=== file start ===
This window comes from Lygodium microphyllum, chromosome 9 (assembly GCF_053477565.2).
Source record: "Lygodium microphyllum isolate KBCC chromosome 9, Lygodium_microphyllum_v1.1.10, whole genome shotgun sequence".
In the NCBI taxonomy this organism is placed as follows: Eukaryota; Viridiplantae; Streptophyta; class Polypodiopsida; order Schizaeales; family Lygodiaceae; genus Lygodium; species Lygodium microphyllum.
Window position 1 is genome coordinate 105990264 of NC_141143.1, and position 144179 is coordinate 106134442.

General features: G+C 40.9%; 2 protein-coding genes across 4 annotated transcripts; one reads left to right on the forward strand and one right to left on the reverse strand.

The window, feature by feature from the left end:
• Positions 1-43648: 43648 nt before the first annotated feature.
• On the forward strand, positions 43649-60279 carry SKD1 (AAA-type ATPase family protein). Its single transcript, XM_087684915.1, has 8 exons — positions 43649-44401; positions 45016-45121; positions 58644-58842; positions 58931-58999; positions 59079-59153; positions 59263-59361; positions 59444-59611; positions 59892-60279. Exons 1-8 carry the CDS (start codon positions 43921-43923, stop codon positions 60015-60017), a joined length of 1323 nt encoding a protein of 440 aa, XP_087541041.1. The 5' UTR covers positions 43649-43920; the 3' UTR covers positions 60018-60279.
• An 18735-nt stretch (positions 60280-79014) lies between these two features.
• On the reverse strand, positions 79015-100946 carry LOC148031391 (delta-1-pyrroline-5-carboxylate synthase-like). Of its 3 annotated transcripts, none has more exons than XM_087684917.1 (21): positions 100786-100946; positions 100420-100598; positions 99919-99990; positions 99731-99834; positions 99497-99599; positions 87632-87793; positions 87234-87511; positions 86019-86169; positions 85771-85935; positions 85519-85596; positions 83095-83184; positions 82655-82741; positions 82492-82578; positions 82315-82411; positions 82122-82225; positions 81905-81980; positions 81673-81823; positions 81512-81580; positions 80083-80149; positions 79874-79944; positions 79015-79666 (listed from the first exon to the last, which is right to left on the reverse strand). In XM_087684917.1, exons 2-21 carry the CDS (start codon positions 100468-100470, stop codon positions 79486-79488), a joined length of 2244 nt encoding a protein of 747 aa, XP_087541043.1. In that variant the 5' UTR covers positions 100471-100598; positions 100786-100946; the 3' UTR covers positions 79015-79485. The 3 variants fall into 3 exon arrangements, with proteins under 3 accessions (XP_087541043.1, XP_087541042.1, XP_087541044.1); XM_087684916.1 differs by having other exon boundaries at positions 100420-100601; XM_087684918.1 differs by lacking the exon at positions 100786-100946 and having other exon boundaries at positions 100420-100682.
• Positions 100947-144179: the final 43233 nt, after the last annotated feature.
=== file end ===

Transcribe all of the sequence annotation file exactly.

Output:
This window comes from Lygodium microphyllum, chromosome 9 (assembly GCF_053477565.2).
Source record: "Lygodium microphyllum isolate KBCC chromosome 9, Lygodium_microphyllum_v1.1.10, whole genome shotgun sequence".
In the NCBI taxonomy this organism is placed as follows: Eukaryota; Viridiplantae; Streptophyta; class Polypodiopsida; order Schizaeales; family Lygodiaceae; genus Lygodium; species Lygodium microphyllum.
Window position 1 is genome coordinate 105990264 of NC_141143.1, and position 144179 is coordinate 106134442.

General features: G+C 40.9%; 2 protein-coding genes across 4 annotated transcripts; one reads left to right on the forward strand and one right to left on the reverse strand.

The window, feature by feature from the left end:
• Positions 1-43648: 43648 nt before the first annotated feature.
• On the forward strand, positions 43649-60279 carry SKD1 (AAA-type ATPase family protein). Its single transcript, XM_087684915.1, has 8 exons — positions 43649-44401; positions 45016-45121; positions 58644-58842; positions 58931-58999; positions 59079-59153; positions 59263-59361; positions 59444-59611; positions 59892-60279. Exons 1-8 carry the CDS (start codon positions 43921-43923, stop codon positions 60015-60017), a joined length of 1323 nt encoding a protein of 440 aa, XP_087541041.1. The 5' UTR covers positions 43649-43920; the 3' UTR covers positions 60018-60279.
• An 18735-nt stretch (positions 60280-79014) lies between these two features.
• On the reverse strand, positions 79015-100946 carry LOC148031391 (delta-1-pyrroline-5-carboxylate synthase-like). Of its 3 annotated transcripts, none has more exons than XM_087684917.1 (21): positions 100786-100946; positions 100420-100598; positions 99919-99990; positions 99731-99834; positions 99497-99599; positions 87632-87793; positions 87234-87511; positions 86019-86169; positions 85771-85935; positions 85519-85596; positions 83095-83184; positions 82655-82741; positions 82492-82578; positions 82315-82411; positions 82122-82225; positions 81905-81980; positions 81673-81823; positions 81512-81580; positions 80083-80149; positions 79874-79944; positions 79015-79666 (listed from the first exon to the last, which is right to left on the reverse strand). In XM_087684917.1, exons 2-21 carry the CDS (start codon positions 100468-100470, stop codon positions 79486-79488), a joined length of 2244 nt encoding a protein of 747 aa, XP_087541043.1. In that variant the 5' UTR covers positions 100471-100598; positions 100786-100946; the 3' UTR covers positions 79015-79485. The 3 variants fall into 3 exon arrangements, with proteins under 3 accessions (XP_087541043.1, XP_087541042.1, XP_087541044.1); XM_087684916.1 differs by having other exon boundaries at positions 100420-100601; XM_087684918.1 differs by lacking the exon at positions 100786-100946 and having other exon boundaries at positions 100420-100682.
• Positions 100947-144179: the final 43233 nt, after the last annotated feature.